The Cross is not an obstacle to get around, a bump in the road to a better life. The Cross is the road. What this means is that the believer ought to expect to suffer, but also to expect to suffer alongside Jesus, since he was the One who went ahead of us. Our sufferings in this life become a mysterious participation in Jesus’ suffering.

So the rebuke was for Peter’s own sake, since by diverting Jesus away from his suffering, Peter would have deprived himself of that supernatural solidarity that Christ offers to the sufferer. We risk the same when we seek our own comfort above all and avoid the hardships that can result from living the Christian life in a fallen world. In these moments, we must put our comforts behind us and walk the way of the cross with Christ, and so we will release the world and its pleasures and gain instead our souls restored by the deep and intimate connection that comes with Jesus the Suffering Servant.

Sunday, March 7, 2021

Third Sunday in Lent—Lent, Year B

Summary

Traditionally, Lent was a time when catechumens prepared for baptism and penitent sinners prepared for restoration to the life of the church, and the passages aimed at them appear in Year A. The rest of the congregation was not aloof, but stayed in solidarity with these brothers and sisters, seeing in their situations opportunities for its own instruction and progress.

In the Year B readings, Jesus’ identity as the true Temple is revealed in the light of the Exodus. In driving out the money changers, the true temple purifies the old one. In the same way, Christ purifies us, since our bodies are set aside as temples of the Holy Spirit (1 Cor. 6:19-20) and it is fitting to see Lent as Christ clearing out the impurities in our own hearts to make us into honorable dwelling places for his Spirit.

Other avenues to explore include the self-authenticating power of the death and Resurrection of Christ (which is what Jesus means by “destroy this temple and in three days I will raise it up”). Paul calls attention to the Jewish preoccupation with signs seen in John 2:18, adding to it the Greek obsession with wisdom, but declares that the crucifixion and resurrection is a sign apt to be missed by the sign-searchers; its wisdom seems like silliness to the philosophers. Simple faith is what unlocks the power and wisdom of God, not an attuned intellect, or a penchant for wonderworking.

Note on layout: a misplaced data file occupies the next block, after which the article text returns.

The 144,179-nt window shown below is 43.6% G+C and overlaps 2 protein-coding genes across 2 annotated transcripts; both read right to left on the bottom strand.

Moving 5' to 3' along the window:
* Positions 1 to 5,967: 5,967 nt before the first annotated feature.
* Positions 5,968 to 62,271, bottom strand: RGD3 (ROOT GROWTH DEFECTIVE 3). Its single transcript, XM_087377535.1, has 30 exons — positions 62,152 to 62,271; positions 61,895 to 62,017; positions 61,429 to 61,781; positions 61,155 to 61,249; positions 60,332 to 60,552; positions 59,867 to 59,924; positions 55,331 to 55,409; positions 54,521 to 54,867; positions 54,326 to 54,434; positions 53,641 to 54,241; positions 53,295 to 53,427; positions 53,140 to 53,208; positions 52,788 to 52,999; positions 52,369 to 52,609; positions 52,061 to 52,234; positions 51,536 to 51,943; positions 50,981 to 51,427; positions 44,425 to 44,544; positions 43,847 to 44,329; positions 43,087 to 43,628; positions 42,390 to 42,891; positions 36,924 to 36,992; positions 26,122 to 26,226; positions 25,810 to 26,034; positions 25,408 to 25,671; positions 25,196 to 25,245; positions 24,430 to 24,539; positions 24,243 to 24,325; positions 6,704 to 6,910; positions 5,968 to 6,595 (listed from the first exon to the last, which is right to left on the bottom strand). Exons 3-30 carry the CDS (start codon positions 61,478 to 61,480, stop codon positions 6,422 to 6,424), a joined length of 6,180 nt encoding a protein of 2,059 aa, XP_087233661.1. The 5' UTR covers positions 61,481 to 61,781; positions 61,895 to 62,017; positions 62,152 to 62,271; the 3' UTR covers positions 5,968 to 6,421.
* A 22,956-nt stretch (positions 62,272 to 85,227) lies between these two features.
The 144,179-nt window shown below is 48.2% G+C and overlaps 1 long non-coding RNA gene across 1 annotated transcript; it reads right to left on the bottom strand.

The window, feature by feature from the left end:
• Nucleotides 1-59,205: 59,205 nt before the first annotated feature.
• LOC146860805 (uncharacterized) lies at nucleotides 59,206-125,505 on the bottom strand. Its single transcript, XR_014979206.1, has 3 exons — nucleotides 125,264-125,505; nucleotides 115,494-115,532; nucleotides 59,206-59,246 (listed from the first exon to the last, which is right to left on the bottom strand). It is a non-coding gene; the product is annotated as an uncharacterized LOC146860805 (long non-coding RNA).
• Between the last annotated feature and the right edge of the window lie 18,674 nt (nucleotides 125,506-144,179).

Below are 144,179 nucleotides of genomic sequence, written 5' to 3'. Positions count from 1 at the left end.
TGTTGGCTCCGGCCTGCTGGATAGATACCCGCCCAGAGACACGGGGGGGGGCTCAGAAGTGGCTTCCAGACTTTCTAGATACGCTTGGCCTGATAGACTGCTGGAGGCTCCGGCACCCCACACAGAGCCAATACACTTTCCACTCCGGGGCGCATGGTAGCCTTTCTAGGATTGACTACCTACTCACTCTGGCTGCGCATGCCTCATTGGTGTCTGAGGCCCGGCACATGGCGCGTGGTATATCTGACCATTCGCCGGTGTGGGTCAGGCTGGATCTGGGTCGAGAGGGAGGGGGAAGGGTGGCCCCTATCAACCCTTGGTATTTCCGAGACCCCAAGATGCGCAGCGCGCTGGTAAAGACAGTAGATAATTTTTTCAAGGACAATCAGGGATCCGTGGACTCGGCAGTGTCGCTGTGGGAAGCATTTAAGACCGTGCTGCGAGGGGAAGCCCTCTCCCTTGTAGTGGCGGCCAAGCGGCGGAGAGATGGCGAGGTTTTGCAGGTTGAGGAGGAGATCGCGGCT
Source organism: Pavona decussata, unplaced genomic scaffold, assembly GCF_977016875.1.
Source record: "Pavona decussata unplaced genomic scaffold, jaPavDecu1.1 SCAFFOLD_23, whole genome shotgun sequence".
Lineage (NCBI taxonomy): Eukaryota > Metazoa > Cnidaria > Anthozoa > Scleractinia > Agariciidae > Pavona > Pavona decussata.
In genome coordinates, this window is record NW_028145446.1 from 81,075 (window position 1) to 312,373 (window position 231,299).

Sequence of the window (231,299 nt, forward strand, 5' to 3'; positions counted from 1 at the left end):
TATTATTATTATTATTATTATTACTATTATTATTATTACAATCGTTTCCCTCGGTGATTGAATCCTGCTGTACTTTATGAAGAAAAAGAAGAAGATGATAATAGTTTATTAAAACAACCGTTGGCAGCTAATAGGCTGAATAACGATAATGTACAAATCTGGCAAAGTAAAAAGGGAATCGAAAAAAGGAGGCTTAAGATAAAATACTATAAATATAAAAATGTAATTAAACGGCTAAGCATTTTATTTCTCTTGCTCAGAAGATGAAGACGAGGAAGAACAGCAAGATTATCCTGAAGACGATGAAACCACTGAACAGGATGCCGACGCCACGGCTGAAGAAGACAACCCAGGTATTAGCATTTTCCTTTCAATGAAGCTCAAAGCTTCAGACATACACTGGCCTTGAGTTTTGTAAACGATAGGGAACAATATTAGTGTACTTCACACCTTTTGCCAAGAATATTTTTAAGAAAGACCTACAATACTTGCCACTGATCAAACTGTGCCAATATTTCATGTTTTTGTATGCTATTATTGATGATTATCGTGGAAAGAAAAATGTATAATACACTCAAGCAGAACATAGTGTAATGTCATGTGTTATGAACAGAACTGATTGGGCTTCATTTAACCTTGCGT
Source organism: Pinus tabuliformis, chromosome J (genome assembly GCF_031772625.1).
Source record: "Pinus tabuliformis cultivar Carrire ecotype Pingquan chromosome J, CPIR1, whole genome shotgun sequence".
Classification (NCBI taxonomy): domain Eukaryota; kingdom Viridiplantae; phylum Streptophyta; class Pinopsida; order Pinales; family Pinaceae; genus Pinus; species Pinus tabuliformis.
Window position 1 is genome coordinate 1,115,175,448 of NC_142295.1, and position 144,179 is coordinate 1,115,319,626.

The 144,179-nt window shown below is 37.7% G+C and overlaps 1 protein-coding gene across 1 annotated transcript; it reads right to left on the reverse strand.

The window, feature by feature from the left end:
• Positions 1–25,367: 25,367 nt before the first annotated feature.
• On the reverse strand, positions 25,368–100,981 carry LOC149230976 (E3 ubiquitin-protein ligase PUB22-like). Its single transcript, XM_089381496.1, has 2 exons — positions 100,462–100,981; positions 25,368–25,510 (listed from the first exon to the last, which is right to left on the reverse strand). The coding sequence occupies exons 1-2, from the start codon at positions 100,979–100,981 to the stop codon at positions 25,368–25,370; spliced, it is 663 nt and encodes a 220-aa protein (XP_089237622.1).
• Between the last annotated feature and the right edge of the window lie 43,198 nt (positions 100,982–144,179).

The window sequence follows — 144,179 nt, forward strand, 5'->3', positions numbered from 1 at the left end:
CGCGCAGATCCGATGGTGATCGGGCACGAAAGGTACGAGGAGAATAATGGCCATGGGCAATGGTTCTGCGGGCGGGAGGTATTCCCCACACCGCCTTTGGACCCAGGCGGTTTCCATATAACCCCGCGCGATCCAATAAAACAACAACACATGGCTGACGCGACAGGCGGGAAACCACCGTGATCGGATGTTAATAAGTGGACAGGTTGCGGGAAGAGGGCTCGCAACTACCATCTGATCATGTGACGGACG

Sunday, March 14, 2021

Fourth Sunday in Lent—Lent, Year B

Summary

“Laetare Sunday,” marked by its pink (excuse me, rose) vestments is a respite from the austerity of penitence, but not from the act of repentance. The preacher should understand that this is not an opportunity to leave off the Lenten theme of repentance, but to more clearly define it from a fresh perspective.

The Gospel reading bids us look up from examining ourselves to the intentions and character of God. God loves the world so much that he gave his Son to save it. We are not abasing ourselves before a disinterested archon in order to avoid its capricious wrath. God loves his creation, opting to send the Son to save it instead of plunging it into a prompt and irrevocable judgment.